“If we had someone like Kitt in other regions, would there be more threatened species because we knew more?”

Candace Fallon, Xerces Society for Invertebrate Conservation

“It’s awesome because we have so much more information about fireflies in that area than others,” Fallon says. “It also makes me nervous because if we had someone like Kitt in other regions, would there be more threatened species because we knew more?”

The charismatic beetles spend most of their lives secretly, living for years as little-studied larvae within moist soil or organic litter. Their time spent flying and blinking is, on average, just a matter of weeks.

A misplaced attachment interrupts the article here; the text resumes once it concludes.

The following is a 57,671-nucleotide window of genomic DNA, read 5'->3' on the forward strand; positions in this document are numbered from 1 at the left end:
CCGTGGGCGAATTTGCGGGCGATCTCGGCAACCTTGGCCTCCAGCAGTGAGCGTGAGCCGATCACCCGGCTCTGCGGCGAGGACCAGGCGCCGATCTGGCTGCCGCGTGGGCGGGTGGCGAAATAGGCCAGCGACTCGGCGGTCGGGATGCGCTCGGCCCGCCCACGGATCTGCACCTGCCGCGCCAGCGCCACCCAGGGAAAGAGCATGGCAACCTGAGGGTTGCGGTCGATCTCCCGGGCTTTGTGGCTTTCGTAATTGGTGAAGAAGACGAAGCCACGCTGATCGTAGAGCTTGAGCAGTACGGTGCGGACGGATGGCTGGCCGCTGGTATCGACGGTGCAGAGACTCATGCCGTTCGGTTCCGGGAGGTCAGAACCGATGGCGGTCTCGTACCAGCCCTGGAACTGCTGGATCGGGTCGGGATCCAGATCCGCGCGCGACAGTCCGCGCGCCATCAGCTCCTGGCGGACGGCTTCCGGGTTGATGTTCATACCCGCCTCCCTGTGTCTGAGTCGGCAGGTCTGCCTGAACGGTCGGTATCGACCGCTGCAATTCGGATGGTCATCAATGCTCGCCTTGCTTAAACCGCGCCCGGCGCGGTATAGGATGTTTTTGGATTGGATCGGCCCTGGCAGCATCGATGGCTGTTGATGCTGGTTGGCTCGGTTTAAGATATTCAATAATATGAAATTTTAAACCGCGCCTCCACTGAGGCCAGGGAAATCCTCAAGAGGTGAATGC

But because their bioluminescence is the main draw for scientific study—and, most importantly for working researchers, available funding—the lesser-known larval forms and basic life history are woefully understudied. For many species of fireflies, there’s no record of what they look like, what they do, where they live, or even what they eat. That’s why Heckscher continues searching, even though he doesn’t have any dedicated money for these efforts.

“It’s a mission that’s never gone away, one that I have to figure out,” he said on that firefly-filled night in June. “Look at how much money we’re putting into exploring Mars, searching for life on Mars, when we don’t even know what the heck is in a New Jersey bog.”